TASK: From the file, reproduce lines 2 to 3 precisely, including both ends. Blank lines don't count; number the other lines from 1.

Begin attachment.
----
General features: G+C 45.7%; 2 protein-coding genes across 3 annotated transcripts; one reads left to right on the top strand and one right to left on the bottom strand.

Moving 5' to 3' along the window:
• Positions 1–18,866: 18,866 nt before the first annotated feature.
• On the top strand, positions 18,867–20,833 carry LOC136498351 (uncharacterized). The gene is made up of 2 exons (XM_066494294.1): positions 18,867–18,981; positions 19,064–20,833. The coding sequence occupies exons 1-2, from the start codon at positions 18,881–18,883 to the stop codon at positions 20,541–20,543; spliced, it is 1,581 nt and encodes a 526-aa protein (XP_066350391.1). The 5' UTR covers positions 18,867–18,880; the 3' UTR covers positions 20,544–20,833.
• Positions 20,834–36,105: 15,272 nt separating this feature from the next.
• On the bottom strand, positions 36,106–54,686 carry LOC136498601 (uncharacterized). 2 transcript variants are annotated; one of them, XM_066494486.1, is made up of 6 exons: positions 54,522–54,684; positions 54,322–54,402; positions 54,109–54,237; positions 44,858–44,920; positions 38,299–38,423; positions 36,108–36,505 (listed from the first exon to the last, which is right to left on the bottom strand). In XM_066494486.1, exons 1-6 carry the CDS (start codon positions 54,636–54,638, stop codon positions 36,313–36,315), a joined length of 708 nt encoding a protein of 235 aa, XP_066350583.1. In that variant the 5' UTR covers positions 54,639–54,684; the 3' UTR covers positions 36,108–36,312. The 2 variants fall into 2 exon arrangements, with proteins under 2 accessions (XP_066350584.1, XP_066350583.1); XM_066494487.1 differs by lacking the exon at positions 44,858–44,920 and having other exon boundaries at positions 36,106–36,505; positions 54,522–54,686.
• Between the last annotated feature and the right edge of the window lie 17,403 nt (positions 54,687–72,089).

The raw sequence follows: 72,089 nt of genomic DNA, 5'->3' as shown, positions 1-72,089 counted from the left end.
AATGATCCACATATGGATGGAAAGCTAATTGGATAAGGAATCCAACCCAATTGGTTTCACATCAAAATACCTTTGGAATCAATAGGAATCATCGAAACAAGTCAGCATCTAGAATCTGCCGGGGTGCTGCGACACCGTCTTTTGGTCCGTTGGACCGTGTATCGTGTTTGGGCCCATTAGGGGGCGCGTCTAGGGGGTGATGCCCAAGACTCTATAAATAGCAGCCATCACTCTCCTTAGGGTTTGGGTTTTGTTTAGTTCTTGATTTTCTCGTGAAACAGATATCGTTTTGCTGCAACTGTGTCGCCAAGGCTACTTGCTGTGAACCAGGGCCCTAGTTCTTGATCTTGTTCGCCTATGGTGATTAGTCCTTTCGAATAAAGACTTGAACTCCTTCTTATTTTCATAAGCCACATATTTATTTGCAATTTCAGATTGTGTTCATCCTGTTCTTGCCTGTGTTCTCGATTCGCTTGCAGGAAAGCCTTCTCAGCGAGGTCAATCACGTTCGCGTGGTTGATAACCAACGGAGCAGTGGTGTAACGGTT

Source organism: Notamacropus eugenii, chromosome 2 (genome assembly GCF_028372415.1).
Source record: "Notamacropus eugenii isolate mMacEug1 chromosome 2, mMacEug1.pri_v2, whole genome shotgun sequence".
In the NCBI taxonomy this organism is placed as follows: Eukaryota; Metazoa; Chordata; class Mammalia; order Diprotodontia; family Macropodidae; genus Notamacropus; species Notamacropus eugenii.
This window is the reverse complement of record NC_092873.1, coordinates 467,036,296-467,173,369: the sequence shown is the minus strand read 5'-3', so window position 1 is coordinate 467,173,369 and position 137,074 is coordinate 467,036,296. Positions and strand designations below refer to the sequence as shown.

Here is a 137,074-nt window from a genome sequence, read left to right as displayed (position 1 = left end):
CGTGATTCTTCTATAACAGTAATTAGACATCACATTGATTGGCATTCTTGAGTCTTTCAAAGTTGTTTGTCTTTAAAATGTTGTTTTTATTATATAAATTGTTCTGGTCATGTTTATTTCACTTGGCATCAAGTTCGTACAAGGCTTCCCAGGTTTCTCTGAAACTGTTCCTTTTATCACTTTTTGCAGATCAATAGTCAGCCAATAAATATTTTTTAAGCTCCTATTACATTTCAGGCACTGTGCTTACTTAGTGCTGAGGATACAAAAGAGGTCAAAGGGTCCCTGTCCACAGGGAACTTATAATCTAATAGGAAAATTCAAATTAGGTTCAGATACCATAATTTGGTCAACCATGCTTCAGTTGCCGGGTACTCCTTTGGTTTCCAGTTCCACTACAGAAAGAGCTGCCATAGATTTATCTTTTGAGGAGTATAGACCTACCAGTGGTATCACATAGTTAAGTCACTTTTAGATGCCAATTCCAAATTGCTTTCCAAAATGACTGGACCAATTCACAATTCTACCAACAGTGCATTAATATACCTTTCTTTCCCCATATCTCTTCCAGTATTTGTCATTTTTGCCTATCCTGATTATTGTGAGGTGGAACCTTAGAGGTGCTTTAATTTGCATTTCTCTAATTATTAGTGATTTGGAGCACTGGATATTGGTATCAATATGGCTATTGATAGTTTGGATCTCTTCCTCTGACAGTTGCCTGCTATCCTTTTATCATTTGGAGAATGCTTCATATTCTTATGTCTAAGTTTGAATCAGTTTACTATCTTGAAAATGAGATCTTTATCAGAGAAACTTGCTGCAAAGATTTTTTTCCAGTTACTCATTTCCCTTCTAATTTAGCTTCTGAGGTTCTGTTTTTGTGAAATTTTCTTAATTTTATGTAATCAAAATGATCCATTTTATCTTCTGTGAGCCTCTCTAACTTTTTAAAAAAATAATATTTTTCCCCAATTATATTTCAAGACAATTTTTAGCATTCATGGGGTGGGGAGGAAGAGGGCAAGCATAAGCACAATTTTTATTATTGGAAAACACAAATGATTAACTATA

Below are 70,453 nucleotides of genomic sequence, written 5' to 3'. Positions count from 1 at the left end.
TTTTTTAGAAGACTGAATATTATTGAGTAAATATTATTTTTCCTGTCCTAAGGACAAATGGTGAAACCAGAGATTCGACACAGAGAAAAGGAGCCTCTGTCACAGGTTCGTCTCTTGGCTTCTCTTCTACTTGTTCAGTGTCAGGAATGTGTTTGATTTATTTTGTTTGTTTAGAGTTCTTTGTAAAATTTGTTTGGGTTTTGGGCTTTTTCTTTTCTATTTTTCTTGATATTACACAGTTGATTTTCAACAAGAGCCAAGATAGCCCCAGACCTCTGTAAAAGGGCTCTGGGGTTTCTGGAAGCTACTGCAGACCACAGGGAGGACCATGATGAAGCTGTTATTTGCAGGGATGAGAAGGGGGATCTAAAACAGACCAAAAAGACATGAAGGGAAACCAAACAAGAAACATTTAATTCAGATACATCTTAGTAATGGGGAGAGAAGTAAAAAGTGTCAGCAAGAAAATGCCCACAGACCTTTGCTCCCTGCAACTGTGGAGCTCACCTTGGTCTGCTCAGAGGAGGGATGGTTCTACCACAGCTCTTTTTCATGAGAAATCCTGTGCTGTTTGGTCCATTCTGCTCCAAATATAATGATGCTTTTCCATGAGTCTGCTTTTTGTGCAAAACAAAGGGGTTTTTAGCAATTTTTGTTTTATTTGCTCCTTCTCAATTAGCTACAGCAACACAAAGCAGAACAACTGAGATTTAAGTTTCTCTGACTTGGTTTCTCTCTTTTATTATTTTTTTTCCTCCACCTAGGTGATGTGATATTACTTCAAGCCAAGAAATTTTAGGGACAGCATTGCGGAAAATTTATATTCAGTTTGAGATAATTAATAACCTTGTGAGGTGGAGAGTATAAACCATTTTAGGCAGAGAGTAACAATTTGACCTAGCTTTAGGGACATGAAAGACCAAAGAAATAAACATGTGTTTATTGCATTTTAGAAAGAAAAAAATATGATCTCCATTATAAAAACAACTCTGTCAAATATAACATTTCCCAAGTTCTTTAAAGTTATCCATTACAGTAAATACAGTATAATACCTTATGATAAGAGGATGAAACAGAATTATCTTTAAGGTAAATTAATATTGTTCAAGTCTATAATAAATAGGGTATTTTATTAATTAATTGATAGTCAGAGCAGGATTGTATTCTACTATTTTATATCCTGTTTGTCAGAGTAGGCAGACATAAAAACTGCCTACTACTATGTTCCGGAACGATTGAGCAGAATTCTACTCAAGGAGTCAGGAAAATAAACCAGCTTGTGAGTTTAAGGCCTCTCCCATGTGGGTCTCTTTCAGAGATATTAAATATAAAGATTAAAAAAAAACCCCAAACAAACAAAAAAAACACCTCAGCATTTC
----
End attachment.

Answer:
Moving 5' to 3' along the window:
• Positions 1–18,866: 18,866 nt before the first annotated feature.